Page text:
This is a couple of months late, but, welcome to the latest installment of "Stuff I'm Looking Forward To This Year". As always, I take my information from the Locus Forthcoming list, plus a little bit of extra research when I'm aware of things that should be on the Locus list and are not.
Kraken, by China Mieville: I have been slack in my Mieville reading, but a new Mieville novel is always a notable book.
Swords and Dark Magic, by Jonathan Strahan and Lou Anders (editors): A swords and sorcery anthology from two master anthologists and filled (presumably) with absolute goodness. This can't miss. It can't.
The Fuller Memorandum, by Charles Stross: This is the third "Laundry" novel, following The Atrocity Archives and The Jennifer Morgue. I very much enjoy following the adventures of Bob Howard and am curious which writer of espionage novels Stross will pastiche this time (after Len Deighton and Ian Fleming). I have a review copy.
Mockingjay, by Suzanne Collins: Both The Hunger Games and Catching Fire were excellent and I can't wait to see how Collins closes out the trilogy.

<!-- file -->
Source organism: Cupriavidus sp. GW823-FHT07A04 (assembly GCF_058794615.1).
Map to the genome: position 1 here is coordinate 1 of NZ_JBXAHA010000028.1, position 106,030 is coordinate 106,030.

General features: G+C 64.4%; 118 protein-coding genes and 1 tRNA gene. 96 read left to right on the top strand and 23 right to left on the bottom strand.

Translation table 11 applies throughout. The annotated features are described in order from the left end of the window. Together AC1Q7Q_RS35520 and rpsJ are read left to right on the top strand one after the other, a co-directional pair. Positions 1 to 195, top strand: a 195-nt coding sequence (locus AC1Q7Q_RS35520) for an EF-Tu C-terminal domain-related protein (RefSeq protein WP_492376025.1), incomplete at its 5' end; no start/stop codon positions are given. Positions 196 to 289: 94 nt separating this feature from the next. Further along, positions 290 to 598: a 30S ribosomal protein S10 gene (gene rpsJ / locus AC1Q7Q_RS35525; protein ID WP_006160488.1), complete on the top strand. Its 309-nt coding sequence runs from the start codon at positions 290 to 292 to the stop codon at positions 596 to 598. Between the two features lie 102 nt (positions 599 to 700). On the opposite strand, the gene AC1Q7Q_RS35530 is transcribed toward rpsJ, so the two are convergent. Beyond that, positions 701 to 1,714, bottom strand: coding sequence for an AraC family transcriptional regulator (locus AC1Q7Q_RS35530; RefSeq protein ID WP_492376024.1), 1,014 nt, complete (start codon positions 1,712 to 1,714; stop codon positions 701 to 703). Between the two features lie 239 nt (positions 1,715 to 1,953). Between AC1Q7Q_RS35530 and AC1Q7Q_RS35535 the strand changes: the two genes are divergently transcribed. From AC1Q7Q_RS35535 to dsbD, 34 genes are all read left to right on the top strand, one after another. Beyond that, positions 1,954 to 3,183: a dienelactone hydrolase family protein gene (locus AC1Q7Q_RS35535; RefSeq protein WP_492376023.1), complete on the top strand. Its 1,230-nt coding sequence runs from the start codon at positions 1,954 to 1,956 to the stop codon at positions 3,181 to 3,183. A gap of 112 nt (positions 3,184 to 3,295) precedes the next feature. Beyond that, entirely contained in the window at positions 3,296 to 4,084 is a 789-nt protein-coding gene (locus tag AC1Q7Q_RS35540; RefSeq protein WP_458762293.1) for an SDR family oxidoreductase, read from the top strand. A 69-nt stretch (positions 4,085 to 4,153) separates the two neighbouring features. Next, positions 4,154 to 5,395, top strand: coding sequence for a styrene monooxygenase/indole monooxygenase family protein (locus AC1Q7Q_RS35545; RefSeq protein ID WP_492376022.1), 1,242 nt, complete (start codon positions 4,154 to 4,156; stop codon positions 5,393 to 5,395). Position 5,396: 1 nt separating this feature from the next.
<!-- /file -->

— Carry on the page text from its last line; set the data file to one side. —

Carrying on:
Shades of Milk and Honey, by Mary Robinette Kowal: An absolutely delightful book from a wonderful author. See my review.
The Way of Kings, by Brandon Sanderson: I'm reading this right now. 200 pages in and it is big and sprawling and fixing to be Sanderson's opus. It's good stuff and very big, broad fantasy.
The Living Dead 2, by John Joseph Adams (editor): Who doesn't want more zombies? JJA puts out excellent anthologies and I expect more of the same from this one. The first Living Dead was a reprint anthology, but this time around he blends reprints with original fiction from the likes of Cherie Priest, Robert Kirkman, and Max Brooks.
Bearers of the Black Staff, by Terry Brooks: While Terry Brooks hasn't written a truly "good" Shanarra novel in years, almost decades (Armageddon's Children is really a Word / Void novel), I still read them to see how Brooks pieces things together and in the hopes that he still has one more really good one left in him. The author who wrote Elfstones is still in there, I know he is.
Servant of the Underworld, by Aliette de Bodard: I think this is still making to the US in September. It's de Bodard's debut novel, a historical mystery set in Aztec times. It's a good chance to see what de Bodard is all about and what she can do at novel-length.
Antiphon, by Ken Scholes: Am about to start reading this third novel in the Psalms of Isaak. Scholes is a writer with a load of potential and is one of the hot new voices in secondary world fantasy. While I'm not a fan of the change in cover art (why, Tor, why?), Antiphon is a much anticipated novel. See my reviews of Lamentation and Canticle.